Lego®, Helping Children “Master” Social Skills Development
Mastering the Perfect Learning Toy
Can there be a more versatile toy? Is there toy we can love at any age or use at any age? Lego® could therefore be the perfect tool to use in programs that support the development of social skills in children. As Lego® is all about making and building while playing, social play development can be supported in ways that match each child’s needs. The play can simple or complex, and the support structured or flexible.
The upcoming “Lego® Masters” is proof of Lego’s® potential for collaborative play. The participants need to not only be creative with Lego® but need to demonstrate high levels of skill in communicating and working together. The level of interest in the show demonstrates its appeal to all ages and all types of people.
EarlyEd has been delivering our Lego® Friendship Skills Group programs regularly for many years, particularly in the school holidays, using the Lego®-Based Therapy Program developed by Daniel B. LeGoff (2014). Lego Masters’ host, Hamish Blake’s visit to EarlyEd’s “Lego® Friendship Skills Group” offered the opportunity to demonstrate how children benefit from these programs and how Lego can be fun while providing the structure for an evidence based approach to social skill development.
Children with a disability often need support developing social skills. Just as they do with learning in other developmental areas they need a step by step individually planned program. The best thing about learning social skills is that you need to do it with people and that makes it fun. What better way could there be to learn than by playing? The EarlyEd team of speech pathologists, occupational therapists or special educators delivering our Lego® Friendship groups make the most of each intervention session by supporting each child’s individual communication, motor, perceptual and behavioural goals.
Lego play is typically presented as a solo play activity. How can it then be used as a social activity? Just as “Lego Masters” has a team in this program we group children into pairs and give them turns at specific social roles. We have “builders” and “part finders”. Each team member takes turns, waits, listens, asks for help and builds something they have chosen together. This structure for play, the Lego® instruction booklets and the easily identified Lego® pieces makes communicating, playing and building together achievable.
EarlyEd is committed to using evidence based programs like the Lego®-Base Therapy Program. Our groups involve all family members in the play. In this way everyone learns how to support social skill development with hands on experience. Brothers and sisters model social and creative play and learn strategies to use at home. This makes it easier to transfer the Lego® play skills into everyday play.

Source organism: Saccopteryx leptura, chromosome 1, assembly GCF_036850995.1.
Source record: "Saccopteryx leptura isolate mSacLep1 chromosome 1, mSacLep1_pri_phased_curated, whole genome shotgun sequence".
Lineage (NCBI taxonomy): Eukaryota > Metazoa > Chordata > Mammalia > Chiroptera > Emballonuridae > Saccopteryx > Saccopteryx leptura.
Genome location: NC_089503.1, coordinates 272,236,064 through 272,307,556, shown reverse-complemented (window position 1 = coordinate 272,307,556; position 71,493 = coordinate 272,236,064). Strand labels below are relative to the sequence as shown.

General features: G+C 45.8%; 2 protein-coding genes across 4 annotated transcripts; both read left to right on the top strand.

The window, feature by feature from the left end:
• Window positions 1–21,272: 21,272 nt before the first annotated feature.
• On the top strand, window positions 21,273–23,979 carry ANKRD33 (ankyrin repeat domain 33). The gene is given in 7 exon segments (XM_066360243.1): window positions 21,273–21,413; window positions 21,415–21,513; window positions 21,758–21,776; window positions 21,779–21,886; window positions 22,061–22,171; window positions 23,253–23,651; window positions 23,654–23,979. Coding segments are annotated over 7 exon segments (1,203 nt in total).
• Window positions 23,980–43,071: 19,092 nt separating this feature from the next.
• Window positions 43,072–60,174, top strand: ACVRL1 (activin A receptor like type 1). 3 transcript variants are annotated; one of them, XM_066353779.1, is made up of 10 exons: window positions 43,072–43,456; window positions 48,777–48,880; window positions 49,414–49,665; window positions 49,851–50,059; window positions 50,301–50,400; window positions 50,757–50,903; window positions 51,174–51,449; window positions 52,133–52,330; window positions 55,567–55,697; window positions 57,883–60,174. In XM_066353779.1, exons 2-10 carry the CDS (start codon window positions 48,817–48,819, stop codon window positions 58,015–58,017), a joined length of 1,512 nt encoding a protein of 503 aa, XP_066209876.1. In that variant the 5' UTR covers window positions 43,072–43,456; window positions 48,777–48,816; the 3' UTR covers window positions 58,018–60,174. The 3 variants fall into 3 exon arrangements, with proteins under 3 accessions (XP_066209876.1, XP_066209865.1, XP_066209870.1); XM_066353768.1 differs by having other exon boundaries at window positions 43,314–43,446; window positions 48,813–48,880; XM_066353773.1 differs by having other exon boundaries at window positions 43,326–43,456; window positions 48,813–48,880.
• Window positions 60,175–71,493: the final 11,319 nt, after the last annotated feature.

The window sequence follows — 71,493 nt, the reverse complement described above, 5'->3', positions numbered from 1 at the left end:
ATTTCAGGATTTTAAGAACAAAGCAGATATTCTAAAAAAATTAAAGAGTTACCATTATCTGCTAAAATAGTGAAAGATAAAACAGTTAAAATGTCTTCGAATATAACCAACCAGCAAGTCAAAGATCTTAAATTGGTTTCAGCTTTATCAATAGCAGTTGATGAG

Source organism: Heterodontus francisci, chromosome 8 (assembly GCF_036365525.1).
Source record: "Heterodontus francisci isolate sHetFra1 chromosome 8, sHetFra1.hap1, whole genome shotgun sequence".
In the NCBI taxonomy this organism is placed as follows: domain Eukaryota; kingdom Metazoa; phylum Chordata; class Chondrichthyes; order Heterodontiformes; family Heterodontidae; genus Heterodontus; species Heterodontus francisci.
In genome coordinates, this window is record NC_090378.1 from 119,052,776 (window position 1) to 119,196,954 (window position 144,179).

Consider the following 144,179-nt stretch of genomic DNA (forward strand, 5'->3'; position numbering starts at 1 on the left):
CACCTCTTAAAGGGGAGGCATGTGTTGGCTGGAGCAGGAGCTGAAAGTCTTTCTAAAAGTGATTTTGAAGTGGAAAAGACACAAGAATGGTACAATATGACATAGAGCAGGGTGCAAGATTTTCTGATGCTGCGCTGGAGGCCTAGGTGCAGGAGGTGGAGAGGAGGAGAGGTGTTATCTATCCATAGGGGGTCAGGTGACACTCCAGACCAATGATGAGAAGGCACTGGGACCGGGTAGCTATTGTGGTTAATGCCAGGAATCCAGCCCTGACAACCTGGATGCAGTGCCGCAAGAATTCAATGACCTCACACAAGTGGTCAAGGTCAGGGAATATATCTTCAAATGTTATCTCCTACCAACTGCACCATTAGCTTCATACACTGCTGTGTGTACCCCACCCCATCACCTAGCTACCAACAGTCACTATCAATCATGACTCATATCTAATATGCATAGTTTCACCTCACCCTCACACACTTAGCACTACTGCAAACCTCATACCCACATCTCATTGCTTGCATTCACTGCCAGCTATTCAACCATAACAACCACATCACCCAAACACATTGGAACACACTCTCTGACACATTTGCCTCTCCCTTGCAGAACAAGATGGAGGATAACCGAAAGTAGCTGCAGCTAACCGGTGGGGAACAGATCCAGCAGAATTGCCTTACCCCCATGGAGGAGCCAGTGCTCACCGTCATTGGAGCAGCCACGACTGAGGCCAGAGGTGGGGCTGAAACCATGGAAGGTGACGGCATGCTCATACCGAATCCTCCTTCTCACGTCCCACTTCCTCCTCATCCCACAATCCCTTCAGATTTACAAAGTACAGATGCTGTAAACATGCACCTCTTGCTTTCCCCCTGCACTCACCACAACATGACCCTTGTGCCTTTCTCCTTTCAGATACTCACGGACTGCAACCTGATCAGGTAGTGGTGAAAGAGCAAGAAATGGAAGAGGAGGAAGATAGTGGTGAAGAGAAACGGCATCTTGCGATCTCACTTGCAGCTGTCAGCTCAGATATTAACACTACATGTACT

Ask EarlyEd to deliver at schools and OOSH
Lego® Friendship Skills Group programs is not just ideal for the school holidays. It could work well delivered over a block of 3-5 weeks after school, before school and at vacation care (at OOSH programs). Parents can ask OOSH services if they can use their NDIS package funding to have their therapists deliver an inclusive peer mediated play session. Parents could ask their school if they can use their NDIS package to have EarlyEd run a lunch time social skills program. OOSH services can use their professional development training budget to learn through EarlyEd about supporting social skills.
EarlyEd’s approaches are recognised as best practices in early intervention particularly those that are family-centred and inclusive. If we want to make sure children are getting the most out of learning opportunities we need make sure early intervention organisations like EarlyEd can continue to operate under NDIS. EarlyEd has to fund raise to cover supports for parents and families. The under spend by NDIS of up to $3.5b because of slow processing means families are waiting for services and providers like EarlyEd are drowning in red tape.
Our Families Matter campaign aims to find ways to make sure all families with a child with a disability have the support they need when they need it. Gaps have arisen since the roll out of NDIS and families are able to access less support than they used to. Families have more control over what supports they want for their child. This means they need support to be informed and look after themselves. See here for more.
EarlyEd’s Friendship skills program is only one of the interventions offered by EarlyEd to support the skill development and for school aged children. You can view the range of options by clicking here.
It is not the only program we offer where children develop skills though play and interaction. That is because we all learn better when learning is meaningful.
It is however the ideal way to become a “Master” player of Lego®.